Saturday, 17 June 2006
Distance 15 km
Duration 2 hours 55 minutes
Ascent 91 m, descent 42 m
Map 36 of the TOP 100 blue series (now superseded)
Our walk today was not going to be long, so we could afford to laze a bit in the morning. Anyway, we could not leave until we got some bread for our picnic meal this evening.
Even before we got back to the Porte d’Arroux we found a boulangerie and a bar beside it, at which we took our coffees in the slanting morning sunshine.
Before setting off properly we visited the Temple of Janus in a field over a footbridge.
This strange edifice was a Roman copy in stone of a traditional Gaullish temple, which had been traditionally made of wood – evidence of the lengths the Romans went to make the locals feel at home in Autun
Our way to Sommant was on tiny back roads, following the valley of the river Ternin, through farms and woods. It was not the way we expected to be going, but it turned out very pleasant.
Hay bales lay like great blonde cheeses in the fields and we passed some gleaming artificial lakes. There were almost no cars, but our way was blocked briefly by a herd of cattle.
An elderly cyclist wobbling in the opposite direction told us there was a little café in the village of Tavernay, already visible with its tall steeple at the foot of the slope.
We were the first customers of the day in the snug little wooden café.
The barman was reading the paper with the chairs still upended on the tables, but he hastily put things to rights for us and we had our second round of grands crèmes for the day.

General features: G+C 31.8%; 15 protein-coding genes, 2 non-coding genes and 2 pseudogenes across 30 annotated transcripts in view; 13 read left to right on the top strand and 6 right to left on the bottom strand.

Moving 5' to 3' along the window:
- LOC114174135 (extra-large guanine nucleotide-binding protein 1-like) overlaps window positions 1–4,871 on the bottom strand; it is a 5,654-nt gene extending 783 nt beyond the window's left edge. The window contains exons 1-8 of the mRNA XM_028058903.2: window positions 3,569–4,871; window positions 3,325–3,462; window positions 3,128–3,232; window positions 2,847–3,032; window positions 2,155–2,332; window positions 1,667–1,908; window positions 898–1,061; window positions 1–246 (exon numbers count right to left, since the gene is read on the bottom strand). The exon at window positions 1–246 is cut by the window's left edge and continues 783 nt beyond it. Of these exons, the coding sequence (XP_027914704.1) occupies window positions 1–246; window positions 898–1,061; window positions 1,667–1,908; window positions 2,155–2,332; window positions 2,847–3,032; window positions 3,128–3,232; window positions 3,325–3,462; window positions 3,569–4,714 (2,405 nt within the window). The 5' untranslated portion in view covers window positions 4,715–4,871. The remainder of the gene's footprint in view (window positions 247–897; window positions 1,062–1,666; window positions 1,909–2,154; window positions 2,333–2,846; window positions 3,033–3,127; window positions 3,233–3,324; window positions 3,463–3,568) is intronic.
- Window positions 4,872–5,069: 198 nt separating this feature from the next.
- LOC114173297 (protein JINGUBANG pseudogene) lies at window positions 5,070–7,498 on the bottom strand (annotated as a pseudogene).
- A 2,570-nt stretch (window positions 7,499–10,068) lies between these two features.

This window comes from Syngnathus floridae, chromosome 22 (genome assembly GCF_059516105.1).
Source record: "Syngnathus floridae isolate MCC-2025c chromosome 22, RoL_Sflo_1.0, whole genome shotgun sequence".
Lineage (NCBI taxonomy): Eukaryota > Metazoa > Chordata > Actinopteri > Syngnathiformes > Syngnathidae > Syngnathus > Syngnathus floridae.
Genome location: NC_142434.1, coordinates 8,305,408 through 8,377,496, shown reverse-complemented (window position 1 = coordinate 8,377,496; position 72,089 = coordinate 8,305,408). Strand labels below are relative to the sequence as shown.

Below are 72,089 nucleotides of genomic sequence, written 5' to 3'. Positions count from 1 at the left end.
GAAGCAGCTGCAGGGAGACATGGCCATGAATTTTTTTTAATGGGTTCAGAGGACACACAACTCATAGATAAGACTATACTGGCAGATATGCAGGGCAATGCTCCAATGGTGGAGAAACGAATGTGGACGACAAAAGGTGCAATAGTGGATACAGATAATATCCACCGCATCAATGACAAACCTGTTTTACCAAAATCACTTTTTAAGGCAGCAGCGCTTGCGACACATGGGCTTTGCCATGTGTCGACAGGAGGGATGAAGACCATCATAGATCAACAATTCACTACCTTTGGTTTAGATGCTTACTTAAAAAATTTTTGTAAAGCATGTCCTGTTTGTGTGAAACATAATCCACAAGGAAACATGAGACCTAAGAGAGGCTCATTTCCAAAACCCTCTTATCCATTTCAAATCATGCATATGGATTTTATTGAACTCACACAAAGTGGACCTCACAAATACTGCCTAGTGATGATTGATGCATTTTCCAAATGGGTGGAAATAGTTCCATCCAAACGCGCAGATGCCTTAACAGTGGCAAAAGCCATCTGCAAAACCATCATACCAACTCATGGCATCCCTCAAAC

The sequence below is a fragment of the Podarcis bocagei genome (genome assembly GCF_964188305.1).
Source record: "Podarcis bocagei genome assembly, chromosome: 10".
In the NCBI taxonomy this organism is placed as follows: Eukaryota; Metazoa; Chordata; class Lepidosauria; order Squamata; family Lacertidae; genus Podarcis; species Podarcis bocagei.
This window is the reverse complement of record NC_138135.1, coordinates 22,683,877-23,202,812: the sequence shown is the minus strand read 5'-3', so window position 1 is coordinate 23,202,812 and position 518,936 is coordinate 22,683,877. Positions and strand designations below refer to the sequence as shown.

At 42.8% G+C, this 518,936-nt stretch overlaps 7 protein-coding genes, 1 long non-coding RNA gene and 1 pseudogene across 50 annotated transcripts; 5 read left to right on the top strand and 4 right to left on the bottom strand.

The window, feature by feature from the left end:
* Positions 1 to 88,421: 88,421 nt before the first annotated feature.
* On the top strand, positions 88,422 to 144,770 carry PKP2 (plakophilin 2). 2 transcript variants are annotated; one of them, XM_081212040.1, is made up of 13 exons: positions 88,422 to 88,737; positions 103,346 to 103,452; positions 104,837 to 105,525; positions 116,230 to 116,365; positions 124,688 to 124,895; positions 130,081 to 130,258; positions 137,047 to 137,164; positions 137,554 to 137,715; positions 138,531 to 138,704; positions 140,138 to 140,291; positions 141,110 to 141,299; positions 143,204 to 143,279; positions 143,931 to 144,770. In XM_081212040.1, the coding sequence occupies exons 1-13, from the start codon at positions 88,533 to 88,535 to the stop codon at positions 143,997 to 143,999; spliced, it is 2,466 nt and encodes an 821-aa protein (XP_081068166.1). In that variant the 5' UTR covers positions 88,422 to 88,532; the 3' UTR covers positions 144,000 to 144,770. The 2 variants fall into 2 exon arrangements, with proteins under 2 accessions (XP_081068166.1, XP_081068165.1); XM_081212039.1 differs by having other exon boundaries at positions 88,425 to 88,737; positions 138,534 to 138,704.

The place filled up with burly singletted farmers, who told us we could get to the main Sommant road via a grassy lane and a footbridge, instead of having to go the way of the cars.
Once on the road, it was only an hour or so until we saw the church and houses of Sommant rising ahead of us across the fields, backed by a wall of forest.
The camping was in the grounds of a château, reached by a long driveway. On either side, among the crowding trees, were massive stacks of logs arranged as walls.
Reaching a clearing, we saw an unkempt lawn, beyond which a double staircase led up to a monumental grey pile, still majestic although now very dilapidated.
Its roofs and turrets, patterned with Burgundian enamel tiles, shone freshly above the general decrepitude.
We entered the courtyard through a yawning archway at the side and went up to the dark cavernous reception hall, with its dusty chandeliers and rows of severed animal heads on the walls.
Paying our €9 to the steel-wool-haired Dutch woman, we proceeded to a wide meadow hemmed in by gigantic trees, where our elderly host was plying his ride-on mower.
We put up our little tent among the grand motor homes and canvas palaces already there, most of them Dutch.
The showers were in a sort of dungeon under the château, dark and threatening, but the amenities were sparklingly new, a rather incongruous combination.
After lunch and a rest, we looked around the village, which was small and unremarkable.
In the evening we took our bread and sausage to the weedy courtyard and ordered a bottle of house wine from our hostess.
No sooner had she brought it than we were overcome by a pounding rainstorm which made us sprint back to our tent, so the picnic became a cosy feast in our sleeping bags.